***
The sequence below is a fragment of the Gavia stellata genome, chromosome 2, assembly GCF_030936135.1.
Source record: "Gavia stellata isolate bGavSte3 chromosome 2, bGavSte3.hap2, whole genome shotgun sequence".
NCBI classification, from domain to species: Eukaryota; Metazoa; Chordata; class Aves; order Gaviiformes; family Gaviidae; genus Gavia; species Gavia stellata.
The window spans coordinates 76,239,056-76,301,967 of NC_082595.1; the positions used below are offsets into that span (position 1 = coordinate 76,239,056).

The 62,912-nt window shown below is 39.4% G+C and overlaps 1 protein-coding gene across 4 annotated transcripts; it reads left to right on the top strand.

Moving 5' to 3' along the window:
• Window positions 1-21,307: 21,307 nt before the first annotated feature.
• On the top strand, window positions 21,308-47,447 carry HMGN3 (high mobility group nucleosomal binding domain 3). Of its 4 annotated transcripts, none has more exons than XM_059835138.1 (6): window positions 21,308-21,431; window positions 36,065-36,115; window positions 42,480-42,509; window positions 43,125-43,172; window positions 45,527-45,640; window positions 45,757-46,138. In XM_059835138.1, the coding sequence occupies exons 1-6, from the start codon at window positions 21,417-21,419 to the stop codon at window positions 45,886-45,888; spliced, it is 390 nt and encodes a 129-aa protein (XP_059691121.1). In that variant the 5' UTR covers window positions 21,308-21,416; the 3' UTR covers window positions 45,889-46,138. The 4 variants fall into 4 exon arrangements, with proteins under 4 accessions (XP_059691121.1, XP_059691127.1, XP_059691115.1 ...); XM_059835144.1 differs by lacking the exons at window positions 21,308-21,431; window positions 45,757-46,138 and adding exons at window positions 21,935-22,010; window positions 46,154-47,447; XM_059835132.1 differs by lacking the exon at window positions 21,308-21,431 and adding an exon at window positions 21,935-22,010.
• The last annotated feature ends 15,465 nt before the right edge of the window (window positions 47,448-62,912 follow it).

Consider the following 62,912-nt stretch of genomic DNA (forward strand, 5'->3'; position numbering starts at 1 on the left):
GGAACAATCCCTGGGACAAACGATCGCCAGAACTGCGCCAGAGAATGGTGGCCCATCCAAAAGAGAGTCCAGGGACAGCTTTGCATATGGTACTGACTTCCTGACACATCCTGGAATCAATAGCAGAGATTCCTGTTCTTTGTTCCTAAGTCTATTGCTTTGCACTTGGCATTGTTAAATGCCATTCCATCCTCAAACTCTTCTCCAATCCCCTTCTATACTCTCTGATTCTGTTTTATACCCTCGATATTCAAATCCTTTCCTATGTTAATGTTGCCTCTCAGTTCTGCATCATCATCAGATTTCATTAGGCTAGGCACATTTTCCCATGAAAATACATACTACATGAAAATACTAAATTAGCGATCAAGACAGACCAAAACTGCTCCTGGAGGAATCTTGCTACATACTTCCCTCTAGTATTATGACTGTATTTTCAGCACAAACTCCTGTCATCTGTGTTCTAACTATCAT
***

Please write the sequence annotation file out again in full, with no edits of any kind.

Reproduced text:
The sequence below is a fragment of the Gavia stellata genome, chromosome 2, assembly GCF_030936135.1.
Source record: "Gavia stellata isolate bGavSte3 chromosome 2, bGavSte3.hap2, whole genome shotgun sequence".
NCBI classification, from domain to species: Eukaryota; Metazoa; Chordata; class Aves; order Gaviiformes; family Gaviidae; genus Gavia; species Gavia stellata.
The window spans coordinates 76,239,056-76,301,967 of NC_082595.1; the positions used below are offsets into that span (position 1 = coordinate 76,239,056).

The 62,912-nt window shown below is 39.4% G+C and overlaps 1 protein-coding gene across 4 annotated transcripts; it reads left to right on the top strand.

Moving 5' to 3' along the window:
• Window positions 1-21,307: 21,307 nt before the first annotated feature.
• On the top strand, window positions 21,308-47,447 carry HMGN3 (high mobility group nucleosomal binding domain 3). Of its 4 annotated transcripts, none has more exons than XM_059835138.1 (6): window positions 21,308-21,431; window positions 36,065-36,115; window positions 42,480-42,509; window positions 43,125-43,172; window positions 45,527-45,640; window positions 45,757-46,138. In XM_059835138.1, the coding sequence occupies exons 1-6, from the start codon at window positions 21,417-21,419 to the stop codon at window positions 45,886-45,888; spliced, it is 390 nt and encodes a 129-aa protein (XP_059691121.1). In that variant the 5' UTR covers window positions 21,308-21,416; the 3' UTR covers window positions 45,889-46,138. The 4 variants fall into 4 exon arrangements, with proteins under 4 accessions (XP_059691121.1, XP_059691127.1, XP_059691115.1 ...); XM_059835144.1 differs by lacking the exons at window positions 21,308-21,431; window positions 45,757-46,138 and adding exons at window positions 21,935-22,010; window positions 46,154-47,447; XM_059835132.1 differs by lacking the exon at window positions 21,308-21,431 and adding an exon at window positions 21,935-22,010.
• The last annotated feature ends 15,465 nt before the right edge of the window (window positions 47,448-62,912 follow it).

Consider the following 62,912-nt stretch of genomic DNA (forward strand, 5'->3'; position numbering starts at 1 on the left):
GGAACAATCCCTGGGACAAACGATCGCCAGAACTGCGCCAGAGAATGGTGGCCCATCCAAAAGAGAGTCCAGGGACAGCTTTGCATATGGTACTGACTTCCTGACACATCCTGGAATCAATAGCAGAGATTCCTGTTCTTTGTTCCTAAGTCTATTGCTTTGCACTTGGCATTGTTAAATGCCATTCCATCCTCAAACTCTTCTCCAATCCCCTTCTATACTCTCTGATTCTGTTTTATACCCTCGATATTCAAATCCTTTCCTATGTTAATGTTGCCTCTCAGTTCTGCATCATCATCAGATTTCATTAGGCTAGGCACATTTTCCCATGAAAATACATACTACATGAAAATACTAAATTAGCGATCAAGACAGACCAAAACTGCTCCTGGAGGAATCTTGCTACATACTTCCCTCTAGTATTATGACTGTATTTTCAGCACAAACTCCTGTCATCTGTGTTCTAACTATCAT